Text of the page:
Shower thoughts on Virtual-, Augmented-, and Mixed Reality.

When people first hear about Virtual Reality, the first practical application of this technology that often comes to people’s minds is Virtual Reality Gaming. I am a gamer myself and the prospects of immersing myself in a virtual environment sounds extremely cool, but I do believe that this technology has a lot more to offer.

In this shower thoughts article I want to elaborate a bit more on my personal ideas for the applications for Virtual-, Augmented-, and Mixed Reality in the future. But first lets start with a clear definition of the three different types of technologies.

What is Virtual-, Augmented- and Mixed Reality?

Virtual Reality (VR)

A typical Virtual Reality headset is completely opaque, thus rendering the user unable to see their surroundings. Instead the device will display a digital environment in which the user will be able to look around and may or may not be able to interact with the digital world by using controls, such as a mouse and keyboard, specially designed grips and controllers, or even a full body harness and walk-pad to move around in the world.

Augmented Reality (AR)

Augmented Reality technology defines itself by overlaying virtual objects over the world, such as for example; weather information for Google Glass, or the helmet of a pilot which displays technical flight data. A headset will use a transparent screen or overlay where the user can still see their surroundings, in contrast to VR where it is opaque.

Mixed Reality (MR)

Then there is Mixed Reality, which is more of a general term for the entire range of virtual and augmented reality products and technologies. The term Mixed Reality was first clearly defined by Microsoft: “Mixed reality is the result of blending the physical world with the digital world“. And rather than being definable as a single thing, it is a spectrum including both Virtual- and Augmented Reality. However the term is not widely used yet and can cause some confusion, as will be highlighted in some later examples.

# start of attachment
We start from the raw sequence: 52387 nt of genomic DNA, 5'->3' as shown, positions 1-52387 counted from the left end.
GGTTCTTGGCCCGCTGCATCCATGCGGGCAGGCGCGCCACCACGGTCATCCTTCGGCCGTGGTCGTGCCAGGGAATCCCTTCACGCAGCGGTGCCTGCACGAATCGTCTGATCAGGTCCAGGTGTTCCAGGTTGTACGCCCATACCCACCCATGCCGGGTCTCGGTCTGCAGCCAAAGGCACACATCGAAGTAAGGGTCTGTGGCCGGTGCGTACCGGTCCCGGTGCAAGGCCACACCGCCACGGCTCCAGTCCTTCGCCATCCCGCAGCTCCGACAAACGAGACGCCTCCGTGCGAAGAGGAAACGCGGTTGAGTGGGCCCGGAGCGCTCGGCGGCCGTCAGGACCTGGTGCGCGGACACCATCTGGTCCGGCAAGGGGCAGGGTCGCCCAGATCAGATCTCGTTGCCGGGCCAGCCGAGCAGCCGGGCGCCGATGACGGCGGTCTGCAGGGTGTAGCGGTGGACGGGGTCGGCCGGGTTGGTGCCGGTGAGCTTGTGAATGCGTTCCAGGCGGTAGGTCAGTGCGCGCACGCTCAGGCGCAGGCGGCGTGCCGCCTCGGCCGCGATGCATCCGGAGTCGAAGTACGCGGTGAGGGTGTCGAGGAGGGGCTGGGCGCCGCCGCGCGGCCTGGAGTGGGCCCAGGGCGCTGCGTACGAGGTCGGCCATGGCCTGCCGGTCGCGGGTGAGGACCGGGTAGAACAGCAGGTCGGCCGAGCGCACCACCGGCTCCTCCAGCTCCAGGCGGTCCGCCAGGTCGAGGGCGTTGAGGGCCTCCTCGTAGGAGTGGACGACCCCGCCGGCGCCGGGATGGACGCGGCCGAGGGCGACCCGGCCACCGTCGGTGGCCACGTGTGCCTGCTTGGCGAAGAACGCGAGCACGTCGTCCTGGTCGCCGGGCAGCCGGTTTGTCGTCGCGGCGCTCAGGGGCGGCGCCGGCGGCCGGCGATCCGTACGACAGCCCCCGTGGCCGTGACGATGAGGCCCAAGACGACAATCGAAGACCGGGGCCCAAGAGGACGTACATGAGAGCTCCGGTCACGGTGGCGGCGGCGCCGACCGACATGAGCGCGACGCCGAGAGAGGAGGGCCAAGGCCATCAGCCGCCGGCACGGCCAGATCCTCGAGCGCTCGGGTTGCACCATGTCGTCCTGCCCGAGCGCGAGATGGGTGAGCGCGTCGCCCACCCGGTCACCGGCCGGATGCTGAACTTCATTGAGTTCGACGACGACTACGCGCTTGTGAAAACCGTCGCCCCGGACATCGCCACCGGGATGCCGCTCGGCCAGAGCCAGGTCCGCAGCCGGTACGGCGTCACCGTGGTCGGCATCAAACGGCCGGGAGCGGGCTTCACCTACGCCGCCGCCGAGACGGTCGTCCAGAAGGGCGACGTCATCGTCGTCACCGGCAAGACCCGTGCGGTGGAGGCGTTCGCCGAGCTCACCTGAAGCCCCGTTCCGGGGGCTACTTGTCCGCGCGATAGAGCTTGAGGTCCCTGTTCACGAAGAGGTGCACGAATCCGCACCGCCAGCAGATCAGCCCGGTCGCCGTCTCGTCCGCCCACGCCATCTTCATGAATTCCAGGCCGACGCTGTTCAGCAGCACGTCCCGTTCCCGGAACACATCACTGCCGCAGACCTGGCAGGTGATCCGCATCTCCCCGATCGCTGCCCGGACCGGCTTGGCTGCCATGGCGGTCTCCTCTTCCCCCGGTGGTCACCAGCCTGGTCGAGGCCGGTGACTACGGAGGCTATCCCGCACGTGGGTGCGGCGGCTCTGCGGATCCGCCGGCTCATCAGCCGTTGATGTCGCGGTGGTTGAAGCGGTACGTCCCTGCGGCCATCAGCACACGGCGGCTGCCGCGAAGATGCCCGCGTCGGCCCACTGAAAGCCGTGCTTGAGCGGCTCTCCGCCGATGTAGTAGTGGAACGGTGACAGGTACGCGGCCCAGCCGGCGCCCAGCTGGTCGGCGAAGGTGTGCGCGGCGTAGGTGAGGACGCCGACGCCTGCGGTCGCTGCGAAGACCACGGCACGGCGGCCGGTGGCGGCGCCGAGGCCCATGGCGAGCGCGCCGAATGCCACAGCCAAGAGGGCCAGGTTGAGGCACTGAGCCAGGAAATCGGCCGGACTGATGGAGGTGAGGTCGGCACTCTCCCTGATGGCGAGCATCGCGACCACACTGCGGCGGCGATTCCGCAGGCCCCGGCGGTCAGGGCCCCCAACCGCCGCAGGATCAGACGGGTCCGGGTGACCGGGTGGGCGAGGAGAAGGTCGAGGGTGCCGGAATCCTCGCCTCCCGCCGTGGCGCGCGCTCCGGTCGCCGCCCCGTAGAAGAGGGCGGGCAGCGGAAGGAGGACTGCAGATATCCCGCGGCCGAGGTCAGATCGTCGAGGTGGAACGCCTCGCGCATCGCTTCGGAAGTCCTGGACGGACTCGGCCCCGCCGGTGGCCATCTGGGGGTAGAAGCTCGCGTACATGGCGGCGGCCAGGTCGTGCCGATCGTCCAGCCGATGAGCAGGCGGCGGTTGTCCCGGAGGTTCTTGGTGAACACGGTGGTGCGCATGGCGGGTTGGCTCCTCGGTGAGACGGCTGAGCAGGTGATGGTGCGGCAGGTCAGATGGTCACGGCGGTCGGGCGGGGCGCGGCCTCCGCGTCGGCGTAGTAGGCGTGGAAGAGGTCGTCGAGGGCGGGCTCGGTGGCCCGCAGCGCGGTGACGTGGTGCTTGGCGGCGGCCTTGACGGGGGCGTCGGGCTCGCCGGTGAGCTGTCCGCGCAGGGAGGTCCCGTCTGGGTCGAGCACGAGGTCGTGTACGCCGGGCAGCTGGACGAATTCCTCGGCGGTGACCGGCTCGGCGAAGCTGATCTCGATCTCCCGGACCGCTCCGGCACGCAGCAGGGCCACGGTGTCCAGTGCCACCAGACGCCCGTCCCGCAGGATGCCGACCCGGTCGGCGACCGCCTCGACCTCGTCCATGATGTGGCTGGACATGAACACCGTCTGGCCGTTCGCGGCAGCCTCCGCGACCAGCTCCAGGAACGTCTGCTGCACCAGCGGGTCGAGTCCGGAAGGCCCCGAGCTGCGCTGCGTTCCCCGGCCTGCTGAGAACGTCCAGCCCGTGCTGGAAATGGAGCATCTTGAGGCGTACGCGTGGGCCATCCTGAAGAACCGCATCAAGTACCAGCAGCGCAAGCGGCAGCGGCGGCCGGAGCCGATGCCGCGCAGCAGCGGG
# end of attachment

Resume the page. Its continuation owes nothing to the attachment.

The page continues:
On the one side of the spectrum there is MR which uses a transparent display and overlays digital objects into the real world. This is used in the Holographic Devices. These digital objects are anchored to the world and can interact with it, they can for example be behind real world objects. To achieve this a technology called Spacial Mapping (as demonstrated here) is used which in turn can be used for displaying digital objects behind real world objects, also known as ‘Real World Occlusion Technology’ (as demonstrated in this video).

Other examples of this Real World Occlusion Technology can be found in Niantic’s ‘Niantic Occlusion’ technology, as demonstrated in this video featuring Pok√©mon. The confusion exists because Niantic refers to this as AR, where as Microsoft would call this MR.

And then there is also MR which uses an opaque display and thus creates a virtual world, just as in VR, but also utilizes cameras in the device to read and insert real world objects into the virtual world. This is used in Immersive Devices. Microsoft supports a range of products, including Samsung’s Odyssey, and the Dell Visor.